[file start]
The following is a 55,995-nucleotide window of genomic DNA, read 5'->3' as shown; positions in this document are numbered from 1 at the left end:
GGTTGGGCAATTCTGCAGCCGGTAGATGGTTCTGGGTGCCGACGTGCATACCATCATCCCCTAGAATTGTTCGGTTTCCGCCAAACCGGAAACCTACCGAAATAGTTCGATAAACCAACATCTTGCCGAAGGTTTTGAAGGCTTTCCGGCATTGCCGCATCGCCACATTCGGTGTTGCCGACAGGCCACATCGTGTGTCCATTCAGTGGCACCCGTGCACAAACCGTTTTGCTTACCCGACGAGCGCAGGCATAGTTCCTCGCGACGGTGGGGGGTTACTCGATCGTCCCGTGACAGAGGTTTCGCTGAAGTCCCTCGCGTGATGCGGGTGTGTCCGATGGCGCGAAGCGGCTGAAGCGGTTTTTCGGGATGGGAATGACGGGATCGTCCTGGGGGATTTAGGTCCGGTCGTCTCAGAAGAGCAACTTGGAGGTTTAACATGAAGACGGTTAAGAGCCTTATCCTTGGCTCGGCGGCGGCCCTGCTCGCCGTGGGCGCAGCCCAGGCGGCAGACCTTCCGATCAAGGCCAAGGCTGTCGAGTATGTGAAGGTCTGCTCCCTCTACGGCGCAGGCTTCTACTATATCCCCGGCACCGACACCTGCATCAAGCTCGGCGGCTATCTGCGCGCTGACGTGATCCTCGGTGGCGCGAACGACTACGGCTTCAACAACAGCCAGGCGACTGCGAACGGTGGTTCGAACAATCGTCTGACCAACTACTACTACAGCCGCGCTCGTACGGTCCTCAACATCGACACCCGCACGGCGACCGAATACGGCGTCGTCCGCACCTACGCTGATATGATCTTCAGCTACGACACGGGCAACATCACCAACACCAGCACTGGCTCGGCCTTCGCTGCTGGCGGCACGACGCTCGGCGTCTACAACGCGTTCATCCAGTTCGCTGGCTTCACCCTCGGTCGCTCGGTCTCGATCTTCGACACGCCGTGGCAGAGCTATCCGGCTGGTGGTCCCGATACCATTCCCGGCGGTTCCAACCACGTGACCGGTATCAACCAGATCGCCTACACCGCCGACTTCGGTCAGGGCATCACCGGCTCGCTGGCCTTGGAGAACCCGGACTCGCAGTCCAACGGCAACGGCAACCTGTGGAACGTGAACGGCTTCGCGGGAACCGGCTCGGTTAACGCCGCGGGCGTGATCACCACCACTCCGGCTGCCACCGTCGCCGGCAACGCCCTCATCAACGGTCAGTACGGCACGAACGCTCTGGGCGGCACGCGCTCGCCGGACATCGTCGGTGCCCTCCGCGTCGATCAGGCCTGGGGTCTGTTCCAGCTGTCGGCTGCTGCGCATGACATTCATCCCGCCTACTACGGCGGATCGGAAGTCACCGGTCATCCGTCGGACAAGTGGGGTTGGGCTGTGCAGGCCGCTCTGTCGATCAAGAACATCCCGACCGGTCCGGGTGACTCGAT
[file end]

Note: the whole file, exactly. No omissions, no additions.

The following is a 55,995-nucleotide window of genomic DNA, read 5'->3' as shown; positions in this document are numbered from 1 at the left end:
GGTTGGGCAATTCTGCAGCCGGTAGATGGTTCTGGGTGCCGACGTGCATACCATCATCCCCTAGAATTGTTCGGTTTCCGCCAAACCGGAAACCTACCGAAATAGTTCGATAAACCAACATCTTGCCGAAGGTTTTGAAGGCTTTCCGGCATTGCCGCATCGCCACATTCGGTGTTGCCGACAGGCCACATCGTGTGTCCATTCAGTGGCACCCGTGCACAAACCGTTTTGCTTACCCGACGAGCGCAGGCATAGTTCCTCGCGACGGTGGGGGGTTACTCGATCGTCCCGTGACAGAGGTTTCGCTGAAGTCCCTCGCGTGATGCGGGTGTGTCCGATGGCGCGAAGCGGCTGAAGCGGTTTTTCGGGATGGGAATGACGGGATCGTCCTGGGGGATTTAGGTCCGGTCGTCTCAGAAGAGCAACTTGGAGGTTTAACATGAAGACGGTTAAGAGCCTTATCCTTGGCTCGGCGGCGGCCCTGCTCGCCGTGGGCGCAGCCCAGGCGGCAGACCTTCCGATCAAGGCCAAGGCTGTCGAGTATGTGAAGGTCTGCTCCCTCTACGGCGCAGGCTTCTACTATATCCCCGGCACCGACACCTGCATCAAGCTCGGCGGCTATCTGCGCGCTGACGTGATCCTCGGTGGCGCGAACGACTACGGCTTCAACAACAGCCAGGCGACTGCGAACGGTGGTTCGAACAATCGTCTGACCAACTACTACTACAGCCGCGCTCGTACGGTCCTCAACATCGACACCCGCACGGCGACCGAATACGGCGTCGTCCGCACCTACGCTGATATGATCTTCAGCTACGACACGGGCAACATCACCAACACCAGCACTGGCTCGGCCTTCGCTGCTGGCGGCACGACGCTCGGCGTCTACAACGCGTTCATCCAGTTCGCTGGCTTCACCCTCGGTCGCTCGGTCTCGATCTTCGACACGCCGTGGCAGAGCTATCCGGCTGGTGGTCCCGATACCATTCCCGGCGGTTCCAACCACGTGACCGGTATCAACCAGATCGCCTACACCGCCGACTTCGGTCAGGGCATCACCGGCTCGCTGGCCTTGGAGAACCCGGACTCGCAGTCCAACGGCAACGGCAACCTGTGGAACGTGAACGGCTTCGCGGGAACCGGCTCGGTTAACGCCGCGGGCGTGATCACCACCACTCCGGCTGCCACCGTCGCCGGCAACGCCCTCATCAACGGTCAGTACGGCACGAACGCTCTGGGCGGCACGCGCTCGCCGGACATCGTCGGTGCCCTCCGCGTCGATCAGGCCTGGGGTCTGTTCCAGCTGTCGGCTGCTGCGCATGACATTCATCCCGCCTACTACGGCGGATCGGAAGTCACCGGTCATCCGTCGGACAAGTGGGGTTGGGCTGTGCAGGCCGCTCTGTCGATCAAGAACATCCCGACCGGTCCGGGTGACTCGAT